I think I'm already in culture shock, and we won't get to India for a week. We went to the embassy this morning to apply for our visas, and I was seriously panicking. It reminded me of what our business professor said about high-context and low-context cultures: in the U.S. (a low-context culture) we try to design systems so that they can be figured out by newcomers with little context, e.g. by having signs pointing you to the desk where you get tourist visa forms, whereas in India (a high-context culture) information is communicated more subtly. Which is to say, everyone but us seemed to know exactly where they should be, and I was completely panicking about doing things wrong.
It doesn't help that I slept really badly last night. It was my first NyQuil-less night in a week, so getting to sleep was hard. Then there were strange noises outside our apartment all night (I later learned it was the wind knocking the construction across the street) and I kept panicking that terrorists would break into our apartment and I would forget that I'd taken the emergency flashlight out of the emergency bag in our closet. I'm honestly not sure if I was awake or asleep at that point. When I finally got to sleep, I kept having these dreams about being trapped in a frat house and trying to tunnel my way out. What's the heck is that about?
The embassy trip turned out fine -- everyone was very helpful and we should have our visas by this afternoon -- but I'm still feeling very anxious. I think the anxiety goes right back to what I was talking about in my last post: the desire to maintain the illusion of control in our lives. In my life. I fundamentally don't trust that things will turn out alright unless I worry about them. I don't trust the world to be a reasonably ordered place, and I don't trust myself to navigate it competently. (Boy, if my clinical supervisor from last year is reading this, this ought to sound familiar!) The illusion I try to maintain is that if I plan for every possible exigency, if I rehearse every possible conversation before it happens, if I prepare a response for everything that might happen to me, then it's just possible I might be OK.
And if I'm not in total control, then what? I've led a reasonably orderly and happy life; it's not like I have lots of experience with the world falling apart because I didn't plan everything correctly. In fact, looking back on previous experiences with international travel, it's been the unplanned moments that have been the most enjoyable: exploring Warsaw with my friends because the tour guide didn't show up, going to a random political protest in Sofia, too many serendipitous moments to recall or tell them all. How did I come up with this idea that the world is going to end if I don't have a plan?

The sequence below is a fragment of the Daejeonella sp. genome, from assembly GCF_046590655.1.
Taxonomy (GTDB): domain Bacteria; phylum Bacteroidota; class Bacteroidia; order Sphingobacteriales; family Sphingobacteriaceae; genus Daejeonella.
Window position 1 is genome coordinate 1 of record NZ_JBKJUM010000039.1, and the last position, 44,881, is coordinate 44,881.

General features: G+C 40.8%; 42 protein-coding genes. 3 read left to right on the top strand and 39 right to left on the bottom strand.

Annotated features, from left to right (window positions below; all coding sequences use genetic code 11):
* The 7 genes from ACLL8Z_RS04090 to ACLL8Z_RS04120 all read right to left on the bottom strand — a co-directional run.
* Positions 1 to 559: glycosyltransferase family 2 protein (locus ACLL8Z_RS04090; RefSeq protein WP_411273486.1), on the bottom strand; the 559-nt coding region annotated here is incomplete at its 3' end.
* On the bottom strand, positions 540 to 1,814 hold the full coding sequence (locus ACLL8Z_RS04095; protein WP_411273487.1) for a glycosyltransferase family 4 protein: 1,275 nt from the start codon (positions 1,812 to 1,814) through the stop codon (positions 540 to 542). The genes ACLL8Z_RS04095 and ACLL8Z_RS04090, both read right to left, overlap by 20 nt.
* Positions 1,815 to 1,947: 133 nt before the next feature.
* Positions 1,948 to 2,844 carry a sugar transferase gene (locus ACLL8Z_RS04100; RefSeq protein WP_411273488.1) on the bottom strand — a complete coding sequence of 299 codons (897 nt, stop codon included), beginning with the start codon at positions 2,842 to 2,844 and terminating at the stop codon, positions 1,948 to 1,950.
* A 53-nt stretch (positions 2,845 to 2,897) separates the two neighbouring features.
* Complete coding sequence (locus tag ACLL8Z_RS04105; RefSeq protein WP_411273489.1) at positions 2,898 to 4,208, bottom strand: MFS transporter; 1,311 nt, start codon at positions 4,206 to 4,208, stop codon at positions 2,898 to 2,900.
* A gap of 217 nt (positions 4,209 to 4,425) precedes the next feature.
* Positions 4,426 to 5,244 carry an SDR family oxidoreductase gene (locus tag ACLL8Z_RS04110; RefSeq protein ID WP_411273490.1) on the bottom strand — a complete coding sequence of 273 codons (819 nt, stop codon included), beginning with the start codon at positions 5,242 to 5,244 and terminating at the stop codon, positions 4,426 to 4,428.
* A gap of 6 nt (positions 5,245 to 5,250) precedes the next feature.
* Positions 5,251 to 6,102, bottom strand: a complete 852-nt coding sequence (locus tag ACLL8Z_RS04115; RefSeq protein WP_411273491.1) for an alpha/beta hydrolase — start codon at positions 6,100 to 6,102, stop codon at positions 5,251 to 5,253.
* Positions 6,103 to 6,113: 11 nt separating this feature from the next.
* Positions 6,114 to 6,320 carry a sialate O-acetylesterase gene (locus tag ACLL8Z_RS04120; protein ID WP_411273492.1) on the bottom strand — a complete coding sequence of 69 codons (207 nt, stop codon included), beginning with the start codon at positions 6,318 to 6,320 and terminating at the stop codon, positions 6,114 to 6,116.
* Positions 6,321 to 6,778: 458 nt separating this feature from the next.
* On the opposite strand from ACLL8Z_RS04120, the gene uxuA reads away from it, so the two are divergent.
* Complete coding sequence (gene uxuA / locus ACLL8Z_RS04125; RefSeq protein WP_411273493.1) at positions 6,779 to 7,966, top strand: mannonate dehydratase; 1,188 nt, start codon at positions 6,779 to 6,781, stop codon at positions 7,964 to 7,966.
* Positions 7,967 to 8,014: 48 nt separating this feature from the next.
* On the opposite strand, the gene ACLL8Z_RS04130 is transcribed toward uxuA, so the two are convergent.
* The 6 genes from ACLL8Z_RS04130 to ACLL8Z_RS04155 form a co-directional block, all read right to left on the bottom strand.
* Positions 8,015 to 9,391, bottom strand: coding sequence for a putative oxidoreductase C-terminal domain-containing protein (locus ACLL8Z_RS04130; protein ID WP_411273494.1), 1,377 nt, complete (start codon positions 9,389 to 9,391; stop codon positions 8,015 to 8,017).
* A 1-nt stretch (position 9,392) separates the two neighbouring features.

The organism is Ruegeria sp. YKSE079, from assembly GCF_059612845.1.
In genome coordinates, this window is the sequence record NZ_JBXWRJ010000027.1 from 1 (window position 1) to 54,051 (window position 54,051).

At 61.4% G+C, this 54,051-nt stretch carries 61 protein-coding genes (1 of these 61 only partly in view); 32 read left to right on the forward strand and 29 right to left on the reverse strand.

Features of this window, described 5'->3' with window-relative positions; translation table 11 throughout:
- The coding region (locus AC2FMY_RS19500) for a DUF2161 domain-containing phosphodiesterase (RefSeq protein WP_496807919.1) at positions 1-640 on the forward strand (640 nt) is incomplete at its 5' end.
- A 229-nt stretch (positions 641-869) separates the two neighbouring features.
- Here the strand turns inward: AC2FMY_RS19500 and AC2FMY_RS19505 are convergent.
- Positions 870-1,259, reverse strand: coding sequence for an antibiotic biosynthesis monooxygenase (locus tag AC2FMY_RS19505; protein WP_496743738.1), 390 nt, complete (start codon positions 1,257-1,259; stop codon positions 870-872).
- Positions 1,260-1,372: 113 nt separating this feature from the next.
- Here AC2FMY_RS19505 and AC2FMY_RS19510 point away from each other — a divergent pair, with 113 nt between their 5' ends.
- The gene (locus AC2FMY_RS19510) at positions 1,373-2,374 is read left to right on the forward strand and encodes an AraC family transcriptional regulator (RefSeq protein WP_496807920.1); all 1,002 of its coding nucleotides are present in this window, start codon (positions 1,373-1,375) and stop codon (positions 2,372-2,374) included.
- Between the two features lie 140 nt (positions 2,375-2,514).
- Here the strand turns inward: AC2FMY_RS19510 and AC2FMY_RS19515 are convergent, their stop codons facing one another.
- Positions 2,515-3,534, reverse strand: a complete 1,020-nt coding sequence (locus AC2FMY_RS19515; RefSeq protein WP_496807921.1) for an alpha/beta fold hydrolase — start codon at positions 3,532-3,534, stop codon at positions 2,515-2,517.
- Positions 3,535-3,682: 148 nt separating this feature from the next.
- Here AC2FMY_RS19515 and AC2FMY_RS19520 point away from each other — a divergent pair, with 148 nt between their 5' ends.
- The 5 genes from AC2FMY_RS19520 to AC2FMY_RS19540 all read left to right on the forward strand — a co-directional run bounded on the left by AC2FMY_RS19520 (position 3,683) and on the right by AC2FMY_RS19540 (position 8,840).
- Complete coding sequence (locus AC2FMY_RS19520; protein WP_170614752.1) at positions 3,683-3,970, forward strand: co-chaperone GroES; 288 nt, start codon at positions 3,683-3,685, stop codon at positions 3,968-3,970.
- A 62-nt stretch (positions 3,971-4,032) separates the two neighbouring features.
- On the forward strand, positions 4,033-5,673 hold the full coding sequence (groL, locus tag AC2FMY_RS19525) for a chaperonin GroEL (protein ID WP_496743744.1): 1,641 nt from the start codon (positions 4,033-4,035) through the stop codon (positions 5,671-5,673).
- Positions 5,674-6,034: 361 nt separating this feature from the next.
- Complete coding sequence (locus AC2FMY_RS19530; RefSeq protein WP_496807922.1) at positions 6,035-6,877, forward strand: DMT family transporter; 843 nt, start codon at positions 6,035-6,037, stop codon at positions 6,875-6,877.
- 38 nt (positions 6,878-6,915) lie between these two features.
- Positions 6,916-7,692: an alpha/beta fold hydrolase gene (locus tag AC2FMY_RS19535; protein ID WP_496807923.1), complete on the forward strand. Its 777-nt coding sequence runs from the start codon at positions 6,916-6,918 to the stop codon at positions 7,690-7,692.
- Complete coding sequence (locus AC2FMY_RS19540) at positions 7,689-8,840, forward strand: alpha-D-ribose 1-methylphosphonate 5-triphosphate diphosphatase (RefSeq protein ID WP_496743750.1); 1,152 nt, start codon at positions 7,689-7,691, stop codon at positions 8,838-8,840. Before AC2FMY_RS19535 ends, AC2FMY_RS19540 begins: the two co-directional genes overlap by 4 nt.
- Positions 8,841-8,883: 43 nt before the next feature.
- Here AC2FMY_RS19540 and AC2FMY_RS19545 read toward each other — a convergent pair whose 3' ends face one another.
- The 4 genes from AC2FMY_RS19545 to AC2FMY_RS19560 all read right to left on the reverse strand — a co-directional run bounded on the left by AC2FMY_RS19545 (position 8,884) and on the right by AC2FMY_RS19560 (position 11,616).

I remind myself of my little rescue dog, who at the first sound of thunder has a panic attack and hides under the bed, rigid and wide-eyed with fear, for hours
. For the first year after I found him, I thought that eventually he would figure out that, in fact
, nothing bad ever happens to him when it thunders, and that this would alleviate the panic. Eventually it hit me that, in fact
, something bad DOES happen to him every time it thunders, namely, a panic attack.
As I was walking the last block to work this morning it struck me how infrequently I (like Merlin) stop to notice that nothing bad is happening to me. I get so wrapped up in my worries about the future, I forget to notice that, in fact
, it is a beautiful breezy day; birds are chirping; I have a husband I love and who loves me; I'm living in an exciting place and get to travel to other exciting places when I choose; despite the sniffles my body is healthy and happy; I'm going to eat three meals today... Instead I worry about things that probably won't happen next week. "Sufficient unto the day is the evil thereof" -- but when today isn't evil at all, I guess I feel I need to start working on tomorrow's evils instead.foobart
says it's a good thing I love travel enough that I do it even when I'm scared, and I think he's right. I have a lot of fears in my life, and I don't want my life to be limited by them. I'm getting better at trying out new things even when I'm scared (like roller coasters last summer), but there's nothing like international travel to propel me into situations that scare me silly. Thank God I love travelling enough to allow myself, for once, to be so propelled.